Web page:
“He could have become the best theologian in the Philippines, or even in all of Asia, if he had been given the opportunity, but in his country the demands for the kind of teaching and preaching that he can offer are so many that a man of his talents will never have much time for reading and writing,” he added.
Allen and Komonchak also touched on Tagle’s association with the controversial Bologna-based “History of Vatican II” project, which has been criticized by conservative Catholics — including in the Vatican’s own newspaper L’Osservatore Romano — for providing a “liberal” interpretation of the historic Second Vatican Council.
“Tagle served for 15 years on the editorial board of the Bologna-based ‘History of Vatican II’ project founded by Giuseppe Alberigo, criticized by some conservatives for an overly progressive reading of the council,” Allen said.
Komonchak said Tagle wrote the chapter on “Black Week” or the last week of the third session of the Council in 1964. It came out in volume four of the five-volume “History of Vatican II.”
Tagle’s association with this “liberal” Catholic project makes his appointment more intriguing since the Pope is known for his conservative views on Catholic doctrine.
“It is good to know that such an association is not enough to make oneself entirely persona non grata in the Vatican. I suspect that it was (Tagle’s) work on the International Theological Commission that impressed the present Pope,” Komonchak said.
Allen said Alberto Melloni, an Italian academic and writer who has been directing the Bologna project, called Tagle “a thinker of real value” whose dissertation represented an important chapter in the history of Vatican II, and someone who’s “talented and serious.”
“Back in the Philippines, it would be a gross understatement to say that Tagle, who goes by the nickname Chito,’ is simply well-liked. In truth, most Filipino Catholics I know love the guy — for his warmth and humor, for his simplicity (he routinely eschews clerical dress), for his ability to express complex ideas in attractive and understandable argot, for his balance and openness, and for his lack of ego,” Allen said.
“He actually told a Catholic radio station in the Philippines this week that when he first heard he was going to Manila, he didn’t tell anybody, because ‘I thought maybe the pope would change his mind,'” he added.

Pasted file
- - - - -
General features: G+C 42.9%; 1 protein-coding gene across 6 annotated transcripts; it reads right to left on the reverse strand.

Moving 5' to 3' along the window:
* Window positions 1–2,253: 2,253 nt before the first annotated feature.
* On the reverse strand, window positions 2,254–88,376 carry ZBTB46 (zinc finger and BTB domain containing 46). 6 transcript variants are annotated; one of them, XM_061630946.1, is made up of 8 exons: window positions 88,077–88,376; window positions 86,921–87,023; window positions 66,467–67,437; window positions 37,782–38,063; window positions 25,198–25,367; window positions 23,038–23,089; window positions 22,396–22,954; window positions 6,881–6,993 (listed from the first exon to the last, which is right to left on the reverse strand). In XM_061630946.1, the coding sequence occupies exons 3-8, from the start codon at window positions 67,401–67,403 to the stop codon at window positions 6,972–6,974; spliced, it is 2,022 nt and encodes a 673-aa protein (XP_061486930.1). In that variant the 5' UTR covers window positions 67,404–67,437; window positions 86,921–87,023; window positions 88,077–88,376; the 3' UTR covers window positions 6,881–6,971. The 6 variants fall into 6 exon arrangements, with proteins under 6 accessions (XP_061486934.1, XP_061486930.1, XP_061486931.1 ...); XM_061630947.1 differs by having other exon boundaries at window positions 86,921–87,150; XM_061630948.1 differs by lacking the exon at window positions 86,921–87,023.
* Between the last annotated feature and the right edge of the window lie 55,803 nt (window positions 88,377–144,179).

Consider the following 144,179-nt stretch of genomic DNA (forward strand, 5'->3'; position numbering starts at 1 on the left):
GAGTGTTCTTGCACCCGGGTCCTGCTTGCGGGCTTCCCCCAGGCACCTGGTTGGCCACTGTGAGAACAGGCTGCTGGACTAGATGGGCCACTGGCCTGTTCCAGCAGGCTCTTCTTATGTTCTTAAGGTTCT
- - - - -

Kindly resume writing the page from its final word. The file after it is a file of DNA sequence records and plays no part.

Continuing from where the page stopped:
Allen noted that one Filipino commentator noted Tagle as having “a theologian’s mind, a musician’s soul and a pastor’s heart.”
“In the Imus diocese, Tagle was famous for not owning a car and taking the bus to work every day, describing it as a way to combat the isolation that sometimes comes with high office,” Allen said.
“He was also known for inviting poor beggars outside the cathedral to come in and eat with him; one woman was quoted this week describing a time she went looking for her blind, out-of-work, alcoholic husband, suspecting she might track him down in a local bar, only to find that he was lunching with the bishop,” he added.
Allen added that another “typical story” happened after Tagle arrived in Imus when a small chapel located “in a run-down neighborhood was waiting for a priest to say Mass for a group mostly made up of day laborers at around 4 a.m.”
“Eventually a youngish cleric showed up on a cheap bicycle, wearing simple clothes and ready to start the Mass. An astonished member of the congregation realized it was the new bishop, and apologized that they hadn’t prepared a better welcome,” Allen said.
“Tagle said it was no problem; he got word late the night before that the priest was sick, and decided to say the Mass himself,” he added.
Being among the top four Catholic countries in the world in terms of population, the Philippines could be considered as a “Catholic superpower” and one of the nations destined to be “pace-setters in the church of the 21st century,” Allen said.